Friday, May 12, 2006

A Spotsian dialogue

In response to Spot’s recent post Invisible hand job II, a callow libertarian correspondent of Spot’s, a pleasant fellow really – which of course eliminates Captain Fishsticks – wrote to take issue with Spot. And as well with Kevin Phillips, the author quoted by Spot in the post. Spot doesn’t disclose the identity of private correspondents – unless they are abusive, and none has been so far – but he would like to have a dialogue based on Spot’s reader’s epistle.

There is some truth in what that guy writes.

That guy? Do you know who “that guy” is, grasshopper? He wrote the book, so to speak, that engineered the Republican and Nixon drive through the south in the late ‘60s. Phillips has been writing on politics and economics for nearly forty years.

There is so much government interference in the market--for and against market players—[I] would not be surprised if a certain degree of economic chaos happens in the short to medium term.

In a pure social Darwinist hunter gatherer world, of course, it would be everyone for himself. Until, that is, Og figured out that he and Ig and a few others could get together and actually kill a mastodon. And thus began the history of economic cooperation.

Grasshopper, your point seems to be that “economic chaos” occurs in the shorter term because of long term market interference. Does Spot have that right?

Of course, grasshopper, that’s just silly. And that’s not Phillips’ point, either.

Neither business nor the invisible hand is very good at thinking strategically. Spot invites both the grasshopper, and the rest of you, boys and girls, to read an earlier post of Spot’s directed to this very issue, Invisible Hand Job [I]. A taste:
The second thing the market mechanism isn’t very good at is gauging the public interest, particularly when we are talking about thinking strategically. A guy who came along after our Pollyanna [Adam] Smith was Thomas Malthus. Malthus was much less sanguine. He saw a world of over-population, resource shortage, and misery. Charles Darwin was influenced by Malthus. Malthus advocated big-time regulation of population, since he believed that population growth could always outstrip resources.

We don’t seem to want to regulate population, except when it comes to those pesky Mexicans, but we do need somebody to think a little longer term than the stock market encourages. Considering the public interest does not maximize profits. The market isn’t immoral, just amoral. Drug companies don’t want to make vaccines for an influenza that may never occur; the market won’t do a lot of basic research, and it is not far-sighted enough to deal with Peak Oil or global warming in a way that will save our collective bacon.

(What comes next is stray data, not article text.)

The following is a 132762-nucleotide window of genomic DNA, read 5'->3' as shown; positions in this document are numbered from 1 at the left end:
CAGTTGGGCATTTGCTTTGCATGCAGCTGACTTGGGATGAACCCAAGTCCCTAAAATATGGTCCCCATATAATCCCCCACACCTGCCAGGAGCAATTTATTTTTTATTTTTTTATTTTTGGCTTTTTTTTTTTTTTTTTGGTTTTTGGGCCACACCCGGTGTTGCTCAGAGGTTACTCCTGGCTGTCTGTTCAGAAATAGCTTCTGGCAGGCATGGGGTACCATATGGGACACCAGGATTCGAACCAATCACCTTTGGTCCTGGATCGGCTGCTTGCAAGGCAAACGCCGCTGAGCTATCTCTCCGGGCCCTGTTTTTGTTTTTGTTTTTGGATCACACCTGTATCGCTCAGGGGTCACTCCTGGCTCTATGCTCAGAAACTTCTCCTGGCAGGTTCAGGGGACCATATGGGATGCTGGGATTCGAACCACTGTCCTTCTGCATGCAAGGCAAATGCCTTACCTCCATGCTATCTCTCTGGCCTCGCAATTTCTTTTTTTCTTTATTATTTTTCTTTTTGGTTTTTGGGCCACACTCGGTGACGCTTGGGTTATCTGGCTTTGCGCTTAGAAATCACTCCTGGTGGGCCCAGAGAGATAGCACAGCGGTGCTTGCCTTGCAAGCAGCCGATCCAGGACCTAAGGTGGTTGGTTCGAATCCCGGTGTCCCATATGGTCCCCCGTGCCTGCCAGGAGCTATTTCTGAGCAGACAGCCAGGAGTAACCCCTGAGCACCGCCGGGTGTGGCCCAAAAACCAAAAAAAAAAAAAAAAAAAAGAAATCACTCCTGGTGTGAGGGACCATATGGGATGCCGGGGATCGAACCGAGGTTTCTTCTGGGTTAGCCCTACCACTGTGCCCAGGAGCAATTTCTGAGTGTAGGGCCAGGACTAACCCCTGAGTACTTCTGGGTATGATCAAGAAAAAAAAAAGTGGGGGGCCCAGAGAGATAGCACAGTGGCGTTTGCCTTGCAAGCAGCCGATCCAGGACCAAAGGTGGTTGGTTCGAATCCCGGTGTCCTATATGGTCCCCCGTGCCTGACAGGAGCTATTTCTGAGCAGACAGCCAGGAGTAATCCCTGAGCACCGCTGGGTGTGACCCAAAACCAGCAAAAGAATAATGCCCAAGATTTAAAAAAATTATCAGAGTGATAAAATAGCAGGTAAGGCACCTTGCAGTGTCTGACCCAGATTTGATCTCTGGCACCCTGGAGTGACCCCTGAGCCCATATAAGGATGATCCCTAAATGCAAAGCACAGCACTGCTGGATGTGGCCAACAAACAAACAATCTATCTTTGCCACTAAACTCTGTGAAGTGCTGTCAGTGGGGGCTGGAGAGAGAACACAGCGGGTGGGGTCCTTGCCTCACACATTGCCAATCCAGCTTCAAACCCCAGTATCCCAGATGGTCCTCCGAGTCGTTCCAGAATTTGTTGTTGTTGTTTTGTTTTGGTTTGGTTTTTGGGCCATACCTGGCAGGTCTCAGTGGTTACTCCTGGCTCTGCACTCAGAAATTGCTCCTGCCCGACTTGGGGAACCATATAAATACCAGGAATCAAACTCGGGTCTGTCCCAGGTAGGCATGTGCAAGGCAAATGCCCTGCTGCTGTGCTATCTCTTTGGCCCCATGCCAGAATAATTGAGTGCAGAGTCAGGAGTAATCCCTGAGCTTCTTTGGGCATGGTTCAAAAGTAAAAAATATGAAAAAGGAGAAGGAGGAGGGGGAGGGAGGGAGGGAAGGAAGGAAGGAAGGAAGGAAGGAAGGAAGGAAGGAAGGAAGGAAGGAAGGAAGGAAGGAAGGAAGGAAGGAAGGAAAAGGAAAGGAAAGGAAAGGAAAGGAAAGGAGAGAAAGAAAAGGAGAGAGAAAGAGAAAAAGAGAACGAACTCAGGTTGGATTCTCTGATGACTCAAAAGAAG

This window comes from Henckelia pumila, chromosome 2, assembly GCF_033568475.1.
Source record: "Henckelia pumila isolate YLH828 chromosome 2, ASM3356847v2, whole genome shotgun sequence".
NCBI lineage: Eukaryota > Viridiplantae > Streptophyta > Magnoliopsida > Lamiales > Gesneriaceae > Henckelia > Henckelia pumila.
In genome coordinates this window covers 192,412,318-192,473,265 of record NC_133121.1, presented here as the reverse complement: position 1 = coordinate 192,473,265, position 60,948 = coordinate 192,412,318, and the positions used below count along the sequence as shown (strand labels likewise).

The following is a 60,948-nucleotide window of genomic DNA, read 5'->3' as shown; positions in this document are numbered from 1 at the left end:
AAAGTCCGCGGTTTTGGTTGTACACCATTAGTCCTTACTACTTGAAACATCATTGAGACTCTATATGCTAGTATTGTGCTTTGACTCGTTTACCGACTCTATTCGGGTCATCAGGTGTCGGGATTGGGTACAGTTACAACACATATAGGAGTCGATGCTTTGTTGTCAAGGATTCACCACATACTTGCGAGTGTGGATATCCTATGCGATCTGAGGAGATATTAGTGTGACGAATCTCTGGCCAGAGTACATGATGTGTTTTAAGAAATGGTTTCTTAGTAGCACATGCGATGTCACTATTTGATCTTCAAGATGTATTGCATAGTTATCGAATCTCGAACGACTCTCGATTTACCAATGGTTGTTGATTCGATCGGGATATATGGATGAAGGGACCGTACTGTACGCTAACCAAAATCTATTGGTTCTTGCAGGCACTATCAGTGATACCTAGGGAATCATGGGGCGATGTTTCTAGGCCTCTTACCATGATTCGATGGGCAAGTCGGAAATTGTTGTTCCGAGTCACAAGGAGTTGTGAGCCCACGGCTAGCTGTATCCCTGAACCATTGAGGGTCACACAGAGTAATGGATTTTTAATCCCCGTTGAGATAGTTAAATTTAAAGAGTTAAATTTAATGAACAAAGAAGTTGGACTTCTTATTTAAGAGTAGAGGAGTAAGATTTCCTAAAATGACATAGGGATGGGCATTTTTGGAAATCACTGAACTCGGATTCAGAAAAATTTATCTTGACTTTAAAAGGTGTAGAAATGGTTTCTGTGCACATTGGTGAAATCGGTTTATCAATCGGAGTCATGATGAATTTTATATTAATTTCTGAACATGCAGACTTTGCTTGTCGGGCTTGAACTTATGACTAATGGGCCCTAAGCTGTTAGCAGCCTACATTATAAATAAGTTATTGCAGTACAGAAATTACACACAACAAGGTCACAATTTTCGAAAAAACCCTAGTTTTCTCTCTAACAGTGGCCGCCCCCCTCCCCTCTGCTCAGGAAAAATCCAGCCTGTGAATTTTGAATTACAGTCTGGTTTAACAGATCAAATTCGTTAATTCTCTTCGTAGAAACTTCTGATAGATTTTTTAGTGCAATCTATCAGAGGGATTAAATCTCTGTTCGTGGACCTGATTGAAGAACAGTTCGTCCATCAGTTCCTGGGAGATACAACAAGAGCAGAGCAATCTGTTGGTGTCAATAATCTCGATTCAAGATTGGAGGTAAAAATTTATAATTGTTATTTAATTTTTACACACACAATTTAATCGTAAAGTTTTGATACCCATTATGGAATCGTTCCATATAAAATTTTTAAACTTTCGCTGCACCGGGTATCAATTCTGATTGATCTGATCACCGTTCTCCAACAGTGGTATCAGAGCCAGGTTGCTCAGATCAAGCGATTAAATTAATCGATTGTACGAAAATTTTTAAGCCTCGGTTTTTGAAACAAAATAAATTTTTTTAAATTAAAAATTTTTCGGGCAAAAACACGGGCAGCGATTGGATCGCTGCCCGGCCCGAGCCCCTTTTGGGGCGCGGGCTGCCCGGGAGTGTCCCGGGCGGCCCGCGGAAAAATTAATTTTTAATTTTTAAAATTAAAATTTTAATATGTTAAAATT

A fundamental error that the grasshopper makes is that all “market interference,” all thumb wrestling with the invisible hand, is evil. Sometimes, it is necessary for the survival of mankind. Global warming is an excellent example. Thinking that the invisible hand will do anything other than take a tight grip around mankind’s throat (perhaps two invisible hands will be necessary!) is fantasy.

Let Spot give you a simple example, grasshopper. If Spot tells one of his pups to quit buying and drinking so much Mountain Dew because it’s bad for him and his teeth, that’s market interference. And Spotty says that when we get together through the political process and tell energy producers to produces fewer emissions and less mercury, it’s no different. Well, maybe in degree, but not essential kind.

All the invisible hand concept points out is that the law of supply and demand brings order to the individual, decentralized activities of particular consumers and businesses. It’s a basic fact of reality--if the law of supply and demand is allowed to operate, which so much government regulation and redistributionism often prevents in the short and medium run.

“Order” as in marching four abreast in orderly rows off the cliff.

Spotty’s spell checker tells him that “redistributionism” is not a real word. Perhaps he should have bought the optional Libertarian Edition module for his word processor! Spot thinks he knows what the grasshopper means, though. It’s something essentially different from the concept of “eat what you kill,” one of the pillars of social Darwinist hunter gatherism. This quaint notion, like so much of our theology, comes to us from our ancestors, in this case Og and Ig’s grandpa. Spot has also addressed the delusion of man being self-made and independent in Sticks regards himself, the Sticks referring to Captain Fishsticks.

In the final analysis, the invisible hand is theology, not so much economic theory. Let’s all get together and sing Immortal, Invisible Hand Only Wise.

Tag: Adam Smith's

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